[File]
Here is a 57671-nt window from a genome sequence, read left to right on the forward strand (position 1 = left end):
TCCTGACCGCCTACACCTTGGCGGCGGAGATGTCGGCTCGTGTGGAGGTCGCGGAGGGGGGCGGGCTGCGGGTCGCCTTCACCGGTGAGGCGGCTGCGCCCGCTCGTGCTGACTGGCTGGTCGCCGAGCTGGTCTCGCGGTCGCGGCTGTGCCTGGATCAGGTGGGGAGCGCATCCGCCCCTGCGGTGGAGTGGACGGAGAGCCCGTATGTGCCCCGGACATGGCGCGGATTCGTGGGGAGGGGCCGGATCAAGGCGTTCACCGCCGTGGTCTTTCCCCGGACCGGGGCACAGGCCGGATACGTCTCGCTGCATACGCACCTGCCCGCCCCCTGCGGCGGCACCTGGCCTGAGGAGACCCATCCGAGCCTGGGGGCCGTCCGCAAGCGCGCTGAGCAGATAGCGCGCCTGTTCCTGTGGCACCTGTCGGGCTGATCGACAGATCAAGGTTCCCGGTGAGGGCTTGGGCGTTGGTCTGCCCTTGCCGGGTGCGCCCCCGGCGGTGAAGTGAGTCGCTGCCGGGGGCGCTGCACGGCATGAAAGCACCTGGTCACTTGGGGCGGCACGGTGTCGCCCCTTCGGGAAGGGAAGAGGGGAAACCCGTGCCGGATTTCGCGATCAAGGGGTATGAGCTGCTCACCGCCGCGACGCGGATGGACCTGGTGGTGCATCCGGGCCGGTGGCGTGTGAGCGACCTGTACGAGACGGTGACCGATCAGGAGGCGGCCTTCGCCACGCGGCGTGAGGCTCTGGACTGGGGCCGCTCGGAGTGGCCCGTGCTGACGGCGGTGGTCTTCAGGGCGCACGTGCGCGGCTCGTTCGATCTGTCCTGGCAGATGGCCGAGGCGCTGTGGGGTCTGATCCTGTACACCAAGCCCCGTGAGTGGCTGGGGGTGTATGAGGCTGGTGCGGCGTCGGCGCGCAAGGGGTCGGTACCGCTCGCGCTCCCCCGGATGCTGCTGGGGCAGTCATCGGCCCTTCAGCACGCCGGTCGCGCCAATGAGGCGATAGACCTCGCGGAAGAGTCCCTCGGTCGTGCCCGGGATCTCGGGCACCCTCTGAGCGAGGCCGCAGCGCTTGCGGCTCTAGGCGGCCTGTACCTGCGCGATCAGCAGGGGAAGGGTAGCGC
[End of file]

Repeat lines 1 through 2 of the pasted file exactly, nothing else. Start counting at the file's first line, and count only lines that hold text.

Here is a 57671-nt window from a genome sequence, read left to right on the forward strand (position 1 = left end):
TCCTGACCGCCTACACCTTGGCGGCGGAGATGTCGGCTCGTGTGGAGGTCGCGGAGGGGGGCGGGCTGCGGGTCGCCTTCACCGGTGAGGCGGCTGCGCCCGCTCGTGCTGACTGGCTGGTCGCCGAGCTGGTCTCGCGGTCGCGGCTGTGCCTGGATCAGGTGGGGAGCGCATCCGCCCCTGCGGTGGAGTGGACGGAGAGCCCGTATGTGCCCCGGACATGGCGCGGATTCGTGGGGAGGGGCCGGATCAAGGCGTTCACCGCCGTGGTCTTTCCCCGGACCGGGGCACAGGCCGGATACGTCTCGCTGCATACGCACCTGCCCGCCCCCTGCGGCGGCACCTGGCCTGAGGAGACCCATCCGAGCCTGGGGGCCGTCCGCAAGCGCGCTGAGCAGATAGCGCGCCTGTTCCTGTGGCACCTGTCGGGCTGATCGACAGATCAAGGTTCCCGGTGAGGGCTTGGGCGTTGGTCTGCCCTTGCCGGGTGCGCCCCCGGCGGTGAAGTGAGTCGCTGCCGGGGGCGCTGCACGGCATGAAAGCACCTGGTCACTTGGGGCGGCACGGTGTCGCCCCTTCGGGAAGGGAAGAGGGGAAACCCGTGCCGGATTTCGCGATCAAGGGGTATGAGCTGCTCACCGCCGCGACGCGGATGGACCTGGTGGTGCATCCGGGCCGGTGGCGTGTGAGCGACCTGTACGAGACGGTGACCGATCAGGAGGCGGCCTTCGCCACGCGGCGTGAGGCTCTGGACTGGGGCCGCTCGGAGTGGCCCGTGCTGACGGCGGTGGTCTTCAGGGCGCACGTGCGCGGCTCGTTCGATCTGTCCTGGCAGATGGCCGAGGCGCTGTGGGGTCTGATCCTGTACACCAAGCCCCGTGAGTGGCTGGGGGTGTATGAGGCTGGTGCGGCGTCGGCGCGCAAGGGGTCGGTACCGCTCGCGCTCCCCCGGATGCTGCTGGGGCAGTCATCGGCCCTTCAGCACGCCGGTCGCGCCAATGAGGCGATAGACCTCGCGGAAGAGTCCCTCGGTCGTGCCCGGGATCTCGGGCACCCTCTGAGCGAGGCCGCAGCGCTTGCGGCTCTAGGCGGCCTGTACCTGCGCGATCAGCAGGGGAAGGGTAGCGC